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Proceedings of the Colored National Labor convention : held in Washington, D.C., on December 6th, 7th, 8th, 9th and 10th, 1869.

1869-WASHGINGTON DC-Colored national Labor Convention 28.pdf

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In the close neighborhood of the very spot where the first cargo of slaves had been disembarked stands the little brown building that served as the first school-house for the freedmen. . Securely it nestled under the guns of Fortress Monroe, with the military power of the nation pledged for its maintenance. Six months had not yet elapsed after the clouds of war had gathered, when this earliest sunbeam of a dawning civilization burst through to relieve their gloom. On the 17th day of September. 1861, this school was opened. The honor of its establishment is due to the American Missionary Association, which had labored, even before the war, for the educational advancement of colored people in Kentucky and elsewhere, and whose keen-eyed philanthropy eagerly caught sight of this "opening of the prison-house to those who were bound." Other schools were soon afterwards opened by this Association at Norfolk, Hampton, and Newport News.

With the advance of the Union fleets and armies, the friends of humanity kept steady pace. In the month of November, 1861, the Port Royal islands were captured, and, in less than three months after, schools were opened at Beaufort and Hilton Head, South Carolina. The destitution, upon which these schools cast the first cheering ray, was, indeed, forlorn. All of the whites had fled from these islands, leaving there about eight thousand negroes steeped in ignorance and want. Their deplorable condition appealed strongly to the officers of the Government for relief, and did not appeal in vain. At this instigation of General W.T. Sherman and Commodore Dupont, public meetings were held at once in Boston, New York and Philadelphia, which resulted in the formation of the Freedman's Aid Societies, viz : the Boston Educational Commission, the Freedmen's Relief Association, and the Port Royal Relief Commission. All of these societies straightway sent out teachers, whose transportation and boarding were furnished by the Government, and in the month of June, 1862, eighty-six persons were reported in the field.

The year 1863 was ushered in by the Emancipation Proclamation of President Lincoln, which conferred legal freedom upon all the slaves of the nation except those of certain specified localities, and actual freedom upon all such as might come within the lines of the national armies. This consequent enlargement of the area of philanthropic labor was followed by a corresponding increase in the number of earnest and efficient laborers. Other societies similar to those already mentioned, were formed at Chicago and Cincinnati in 1863. Hundreds of ladies, tenderly nurtured and refined by all the accomplishments of modern culture, hastened to this field now whitening for the harvest, and braving privations and the vicissitudes of war eagerly enrolled themselves among the teachers of the freedmen. Words would fail to depict the noble devotion of self-sacrifice of those ladies as they carried on their philanthropic labors during the remaining years of the war. With a courage worthy of comparison with that of their brothers on the tented field, they remained at their posts, braving all the perils of their unwonted situation.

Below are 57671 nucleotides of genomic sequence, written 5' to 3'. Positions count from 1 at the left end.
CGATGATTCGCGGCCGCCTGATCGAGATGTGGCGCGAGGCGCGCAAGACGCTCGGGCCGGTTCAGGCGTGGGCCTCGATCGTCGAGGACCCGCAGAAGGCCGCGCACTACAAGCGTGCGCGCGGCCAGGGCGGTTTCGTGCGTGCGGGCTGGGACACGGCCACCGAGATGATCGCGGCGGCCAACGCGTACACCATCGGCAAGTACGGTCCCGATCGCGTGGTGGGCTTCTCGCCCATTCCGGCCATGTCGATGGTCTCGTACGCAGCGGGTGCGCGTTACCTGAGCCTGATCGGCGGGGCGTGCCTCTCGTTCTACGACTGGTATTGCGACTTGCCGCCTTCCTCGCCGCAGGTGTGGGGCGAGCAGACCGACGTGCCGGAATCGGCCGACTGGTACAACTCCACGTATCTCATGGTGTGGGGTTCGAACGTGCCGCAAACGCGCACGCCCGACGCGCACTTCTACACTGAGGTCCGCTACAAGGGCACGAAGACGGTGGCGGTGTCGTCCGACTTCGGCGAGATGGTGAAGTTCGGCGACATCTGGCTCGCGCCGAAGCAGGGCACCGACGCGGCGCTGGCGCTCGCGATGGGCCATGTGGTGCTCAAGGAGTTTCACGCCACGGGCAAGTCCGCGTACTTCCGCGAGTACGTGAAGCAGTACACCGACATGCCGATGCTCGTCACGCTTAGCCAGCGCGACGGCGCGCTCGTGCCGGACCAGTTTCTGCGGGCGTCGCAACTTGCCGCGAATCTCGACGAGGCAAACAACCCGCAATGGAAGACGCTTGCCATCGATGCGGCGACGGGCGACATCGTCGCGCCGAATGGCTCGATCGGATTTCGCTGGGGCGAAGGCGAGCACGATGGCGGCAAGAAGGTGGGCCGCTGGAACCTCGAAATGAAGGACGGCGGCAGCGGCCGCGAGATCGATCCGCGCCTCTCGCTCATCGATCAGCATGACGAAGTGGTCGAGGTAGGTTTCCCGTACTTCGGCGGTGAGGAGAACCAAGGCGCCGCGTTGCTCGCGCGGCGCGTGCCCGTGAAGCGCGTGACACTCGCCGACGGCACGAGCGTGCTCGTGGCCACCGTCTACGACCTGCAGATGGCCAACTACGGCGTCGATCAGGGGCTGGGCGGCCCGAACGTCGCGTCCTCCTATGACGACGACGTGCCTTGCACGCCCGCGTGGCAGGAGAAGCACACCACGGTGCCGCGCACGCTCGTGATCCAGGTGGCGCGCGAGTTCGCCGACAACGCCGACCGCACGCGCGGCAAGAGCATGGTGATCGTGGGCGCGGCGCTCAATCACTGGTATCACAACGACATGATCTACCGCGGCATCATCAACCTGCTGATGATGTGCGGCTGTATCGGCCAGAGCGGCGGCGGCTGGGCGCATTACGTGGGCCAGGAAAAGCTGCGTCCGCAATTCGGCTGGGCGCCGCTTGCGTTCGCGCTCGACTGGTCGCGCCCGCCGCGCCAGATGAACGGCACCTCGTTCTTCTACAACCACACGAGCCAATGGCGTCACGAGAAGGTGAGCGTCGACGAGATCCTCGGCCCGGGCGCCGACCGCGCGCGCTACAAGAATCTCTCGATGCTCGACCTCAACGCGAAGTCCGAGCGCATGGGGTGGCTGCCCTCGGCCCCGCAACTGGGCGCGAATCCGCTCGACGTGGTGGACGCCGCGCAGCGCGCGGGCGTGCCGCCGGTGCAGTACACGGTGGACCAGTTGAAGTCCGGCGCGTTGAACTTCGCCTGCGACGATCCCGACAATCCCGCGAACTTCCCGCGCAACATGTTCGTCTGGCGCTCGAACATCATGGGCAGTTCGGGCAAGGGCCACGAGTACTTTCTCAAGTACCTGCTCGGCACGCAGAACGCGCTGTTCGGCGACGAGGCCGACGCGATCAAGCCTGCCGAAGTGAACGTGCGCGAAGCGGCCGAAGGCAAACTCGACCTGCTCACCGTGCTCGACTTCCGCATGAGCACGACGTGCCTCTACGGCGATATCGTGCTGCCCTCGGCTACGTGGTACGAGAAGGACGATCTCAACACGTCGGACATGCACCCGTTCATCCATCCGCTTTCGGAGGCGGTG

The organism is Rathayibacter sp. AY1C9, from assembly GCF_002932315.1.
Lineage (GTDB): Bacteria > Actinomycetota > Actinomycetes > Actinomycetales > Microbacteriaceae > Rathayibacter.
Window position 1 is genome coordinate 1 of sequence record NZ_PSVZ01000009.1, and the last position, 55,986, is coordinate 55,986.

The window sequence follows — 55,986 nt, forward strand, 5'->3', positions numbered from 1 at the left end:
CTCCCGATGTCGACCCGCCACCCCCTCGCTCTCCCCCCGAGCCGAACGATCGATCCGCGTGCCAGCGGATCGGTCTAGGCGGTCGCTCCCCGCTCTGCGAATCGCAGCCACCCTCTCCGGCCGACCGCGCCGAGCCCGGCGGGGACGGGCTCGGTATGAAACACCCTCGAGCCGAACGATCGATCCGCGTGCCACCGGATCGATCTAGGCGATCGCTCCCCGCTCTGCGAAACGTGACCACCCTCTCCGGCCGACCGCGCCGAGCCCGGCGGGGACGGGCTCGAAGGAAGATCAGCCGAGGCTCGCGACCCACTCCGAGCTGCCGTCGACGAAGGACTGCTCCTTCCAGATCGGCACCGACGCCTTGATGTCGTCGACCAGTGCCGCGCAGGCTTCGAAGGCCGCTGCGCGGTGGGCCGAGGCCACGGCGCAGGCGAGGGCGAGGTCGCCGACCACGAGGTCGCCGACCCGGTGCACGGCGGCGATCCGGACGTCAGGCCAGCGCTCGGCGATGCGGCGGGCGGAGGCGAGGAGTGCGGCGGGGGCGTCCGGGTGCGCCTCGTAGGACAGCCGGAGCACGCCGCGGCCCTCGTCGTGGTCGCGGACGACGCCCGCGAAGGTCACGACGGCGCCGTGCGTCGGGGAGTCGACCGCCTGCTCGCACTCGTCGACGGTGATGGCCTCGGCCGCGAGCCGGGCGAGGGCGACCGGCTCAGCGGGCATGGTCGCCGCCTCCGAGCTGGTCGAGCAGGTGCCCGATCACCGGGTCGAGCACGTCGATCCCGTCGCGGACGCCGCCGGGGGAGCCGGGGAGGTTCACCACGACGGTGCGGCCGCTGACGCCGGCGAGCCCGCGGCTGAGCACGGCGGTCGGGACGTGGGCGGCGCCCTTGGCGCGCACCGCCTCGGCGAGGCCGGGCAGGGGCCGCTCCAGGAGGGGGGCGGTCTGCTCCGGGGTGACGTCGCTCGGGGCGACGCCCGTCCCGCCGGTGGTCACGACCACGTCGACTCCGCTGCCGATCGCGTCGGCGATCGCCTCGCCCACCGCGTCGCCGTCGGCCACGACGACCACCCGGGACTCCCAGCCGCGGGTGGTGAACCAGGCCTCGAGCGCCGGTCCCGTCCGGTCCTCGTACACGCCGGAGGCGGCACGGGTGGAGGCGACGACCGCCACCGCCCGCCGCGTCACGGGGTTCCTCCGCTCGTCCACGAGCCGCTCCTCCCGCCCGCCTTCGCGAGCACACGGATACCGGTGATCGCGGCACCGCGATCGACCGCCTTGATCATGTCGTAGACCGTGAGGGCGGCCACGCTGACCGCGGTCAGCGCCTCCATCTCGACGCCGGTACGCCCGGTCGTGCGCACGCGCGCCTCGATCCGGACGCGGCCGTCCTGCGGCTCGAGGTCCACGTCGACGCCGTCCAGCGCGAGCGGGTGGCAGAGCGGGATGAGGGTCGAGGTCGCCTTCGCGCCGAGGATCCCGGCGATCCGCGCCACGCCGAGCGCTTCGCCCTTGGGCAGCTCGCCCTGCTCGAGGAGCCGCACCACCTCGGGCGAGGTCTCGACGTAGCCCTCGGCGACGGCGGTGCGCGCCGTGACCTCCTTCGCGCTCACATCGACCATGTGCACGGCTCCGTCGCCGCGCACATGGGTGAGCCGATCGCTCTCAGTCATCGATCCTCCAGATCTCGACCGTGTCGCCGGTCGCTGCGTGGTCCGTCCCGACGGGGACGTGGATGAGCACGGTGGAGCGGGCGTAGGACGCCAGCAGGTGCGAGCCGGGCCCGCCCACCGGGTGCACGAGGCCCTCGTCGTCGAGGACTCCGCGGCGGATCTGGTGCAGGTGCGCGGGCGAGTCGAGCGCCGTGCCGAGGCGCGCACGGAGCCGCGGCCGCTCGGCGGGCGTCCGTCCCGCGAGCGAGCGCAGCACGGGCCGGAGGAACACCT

The year 1865 was marked by the fall of Richmond, and the close of the rebellion. With the opportunities thus extended, schools were opened at every feasible point. The aid of the Government, too, was secured for their maintenance. On the 3d of March of that year, the Freedman's Bureau was created by act of Congress, and through the kind ordering of an all-wise Providence, Major General O. O. Howard, that gallant Christian soldier, was, in the following month of May, assigned to duty as its Commissioner. To the several benevolent agencies already mentioned, he tendered his earnest co-operation. He gave them efficient aid, by turning over for school purposes, disused government buildings, and those seized from disloyal owners ; by affording transportation for teachers, books, and school furniture, and by assigning quarters and rations to all engaged in the work of instruction, at the same time that protection was given to them through the department commanders. By his direction, too, the "Refugees and Freedmen's Fund" was used to assist in the maintenance of schools supported in part by the freedmen themselves ; and in each State superintendents of schools were appointed to see to the faithful execution of his plans and purposes. Thus, under the beneficent administration of General Howard, the Freedmen's Bureau has been, in the matter of education, as in many other respects, of efficient service to the freedmen, and has helped to prepare them for a right exercise of the franchises with which they are now invested as citizens. To bring about this result, too, the various religious dominations of the country have all labored to a greater or less extent with commendable zeal. As a consequence of the several influences at work, the schools at the South have increased in number, and have prospered greatly every year since the close of the rebellion. True, they have had to

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